dealing with raccoonsNothing irks a bird-lover more than having the seed in carefully erected bird feeders raided by raccoons! Mounting baffles on the supporting posts is a good way to thwart these unwanted visitors, and you can make as many as you need for around $10 each.
To create a baffle, buy a length of 7-in.-diameter galvanized heating duct and a 7-in., round end cap. Using self-tapping screws, attach the cap to the tube. Then use a spade bit in your drill to make a 1-in. hole in the center of the cap. Finish the baffle off with a coat of rust-proof paint.
To hold the baffle on the pole, tighten a hose clamp onto it. Then slide the baffle down so it rests on the hose clamp. Check the illustration at left to see how the parts fit together and how it’s mounted on the pole.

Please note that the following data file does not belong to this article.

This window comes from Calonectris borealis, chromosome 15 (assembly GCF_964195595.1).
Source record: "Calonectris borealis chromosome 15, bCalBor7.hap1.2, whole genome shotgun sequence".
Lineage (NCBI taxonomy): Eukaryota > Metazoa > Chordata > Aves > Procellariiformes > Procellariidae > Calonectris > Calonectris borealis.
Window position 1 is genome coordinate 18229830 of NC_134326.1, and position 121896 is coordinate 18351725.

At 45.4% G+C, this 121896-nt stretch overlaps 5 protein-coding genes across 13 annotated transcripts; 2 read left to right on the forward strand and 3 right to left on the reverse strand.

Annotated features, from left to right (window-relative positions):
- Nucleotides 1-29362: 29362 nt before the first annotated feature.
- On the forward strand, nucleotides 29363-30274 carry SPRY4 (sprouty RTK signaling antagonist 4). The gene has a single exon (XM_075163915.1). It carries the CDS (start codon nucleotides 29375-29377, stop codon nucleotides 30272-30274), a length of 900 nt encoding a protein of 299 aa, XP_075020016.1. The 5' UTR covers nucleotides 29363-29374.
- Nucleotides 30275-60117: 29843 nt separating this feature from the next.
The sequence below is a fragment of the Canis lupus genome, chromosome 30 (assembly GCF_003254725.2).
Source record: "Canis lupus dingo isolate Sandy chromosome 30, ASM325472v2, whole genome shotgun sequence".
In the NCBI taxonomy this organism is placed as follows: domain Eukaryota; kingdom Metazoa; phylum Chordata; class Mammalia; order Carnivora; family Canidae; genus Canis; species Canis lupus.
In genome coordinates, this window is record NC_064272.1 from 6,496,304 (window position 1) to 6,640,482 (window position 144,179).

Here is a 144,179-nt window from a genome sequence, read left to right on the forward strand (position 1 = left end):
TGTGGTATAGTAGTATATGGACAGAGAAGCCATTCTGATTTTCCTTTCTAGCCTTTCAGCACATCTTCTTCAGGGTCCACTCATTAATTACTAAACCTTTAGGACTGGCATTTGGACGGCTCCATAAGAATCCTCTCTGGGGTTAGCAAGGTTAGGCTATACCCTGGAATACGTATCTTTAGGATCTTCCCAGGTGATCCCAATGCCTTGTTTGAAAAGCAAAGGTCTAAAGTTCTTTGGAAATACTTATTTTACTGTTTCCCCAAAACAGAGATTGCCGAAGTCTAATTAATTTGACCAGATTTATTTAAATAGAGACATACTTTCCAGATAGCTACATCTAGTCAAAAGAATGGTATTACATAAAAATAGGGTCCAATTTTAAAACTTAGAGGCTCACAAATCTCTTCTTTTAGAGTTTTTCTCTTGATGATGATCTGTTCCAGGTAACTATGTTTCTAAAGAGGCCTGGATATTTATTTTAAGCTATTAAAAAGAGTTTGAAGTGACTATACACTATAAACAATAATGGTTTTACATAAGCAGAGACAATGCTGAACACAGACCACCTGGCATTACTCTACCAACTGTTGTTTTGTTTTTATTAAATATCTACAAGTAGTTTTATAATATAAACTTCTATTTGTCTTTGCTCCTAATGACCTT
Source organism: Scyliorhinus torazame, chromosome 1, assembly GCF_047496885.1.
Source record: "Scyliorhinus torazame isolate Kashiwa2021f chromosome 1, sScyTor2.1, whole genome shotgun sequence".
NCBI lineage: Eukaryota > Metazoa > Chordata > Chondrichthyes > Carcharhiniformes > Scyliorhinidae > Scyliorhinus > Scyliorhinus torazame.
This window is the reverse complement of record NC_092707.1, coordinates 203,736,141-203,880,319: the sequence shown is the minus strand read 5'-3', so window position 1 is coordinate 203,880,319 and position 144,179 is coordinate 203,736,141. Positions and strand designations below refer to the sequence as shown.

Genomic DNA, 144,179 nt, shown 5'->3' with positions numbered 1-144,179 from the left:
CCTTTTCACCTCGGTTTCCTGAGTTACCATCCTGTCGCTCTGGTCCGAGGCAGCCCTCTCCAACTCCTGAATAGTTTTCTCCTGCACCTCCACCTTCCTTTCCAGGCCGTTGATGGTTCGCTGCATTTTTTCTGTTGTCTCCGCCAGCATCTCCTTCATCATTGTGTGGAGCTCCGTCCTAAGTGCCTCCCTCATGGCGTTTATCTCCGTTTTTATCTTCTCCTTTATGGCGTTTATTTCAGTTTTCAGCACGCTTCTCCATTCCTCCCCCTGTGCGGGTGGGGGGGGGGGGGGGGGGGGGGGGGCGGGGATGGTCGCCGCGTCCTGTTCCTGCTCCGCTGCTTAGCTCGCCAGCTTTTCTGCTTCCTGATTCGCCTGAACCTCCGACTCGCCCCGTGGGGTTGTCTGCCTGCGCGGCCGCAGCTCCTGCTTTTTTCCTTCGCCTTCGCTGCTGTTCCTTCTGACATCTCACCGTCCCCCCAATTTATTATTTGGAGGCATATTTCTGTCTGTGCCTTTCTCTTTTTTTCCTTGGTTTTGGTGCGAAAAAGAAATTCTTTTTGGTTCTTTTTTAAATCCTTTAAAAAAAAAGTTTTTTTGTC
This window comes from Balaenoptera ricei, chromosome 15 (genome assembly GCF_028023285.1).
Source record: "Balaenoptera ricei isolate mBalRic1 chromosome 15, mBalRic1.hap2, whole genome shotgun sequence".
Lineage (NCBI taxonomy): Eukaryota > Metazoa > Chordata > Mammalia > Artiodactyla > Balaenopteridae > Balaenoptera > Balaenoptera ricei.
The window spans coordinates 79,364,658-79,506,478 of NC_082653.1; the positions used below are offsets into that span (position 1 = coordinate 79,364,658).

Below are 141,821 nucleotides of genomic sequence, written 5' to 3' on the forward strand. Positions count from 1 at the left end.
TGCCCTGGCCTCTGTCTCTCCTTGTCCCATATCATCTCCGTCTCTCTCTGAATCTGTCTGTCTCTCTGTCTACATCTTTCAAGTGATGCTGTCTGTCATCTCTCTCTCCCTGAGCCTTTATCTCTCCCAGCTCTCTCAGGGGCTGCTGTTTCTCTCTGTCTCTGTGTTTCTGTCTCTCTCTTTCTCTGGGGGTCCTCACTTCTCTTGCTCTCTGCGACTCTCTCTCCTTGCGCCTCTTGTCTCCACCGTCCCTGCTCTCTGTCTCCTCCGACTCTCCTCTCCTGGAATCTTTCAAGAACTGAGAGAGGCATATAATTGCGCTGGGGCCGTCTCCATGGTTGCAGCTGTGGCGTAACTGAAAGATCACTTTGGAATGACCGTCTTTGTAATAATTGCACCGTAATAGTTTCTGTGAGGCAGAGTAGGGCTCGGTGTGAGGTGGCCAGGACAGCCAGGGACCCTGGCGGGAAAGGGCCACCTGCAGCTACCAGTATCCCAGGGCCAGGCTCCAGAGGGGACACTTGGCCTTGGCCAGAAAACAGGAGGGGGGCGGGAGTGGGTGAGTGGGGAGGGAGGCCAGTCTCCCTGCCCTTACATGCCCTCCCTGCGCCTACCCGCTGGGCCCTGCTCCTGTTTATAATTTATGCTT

To keep the marauders out of your garden, you could surround it with electric wire, but, short of that, there are a number of other approaches you can try.
Raccoons quickly adapt to whatever device you use to scare them. So while a barking dog may keep them at bay for a night or two, they’ll quickly get used to it. Play a radio in the garden every once in a while. Noisy solutions like this are probably only for folks who don’t have neighbors.
Then there’s the barrier approach. Line your garden with prickly rose cuttings. Or lay a length of chicken wire raised on bricks around the garden’s perimeter. Raccoons have trouble walking across the mesh. Some gardeners grow cucumbers near sweet corn or grow pole beans up corn stalks. Raccoons don’t like to tangle with the vines.
And there’s always the trap. But if a whole family of raccoons moves in, you’ll be hard-pressed to catch them all before they eat everything in sight. If you catch and release, let the critters go at least ten miles away. Otherwise, you may be face to face with the same raccoons every night.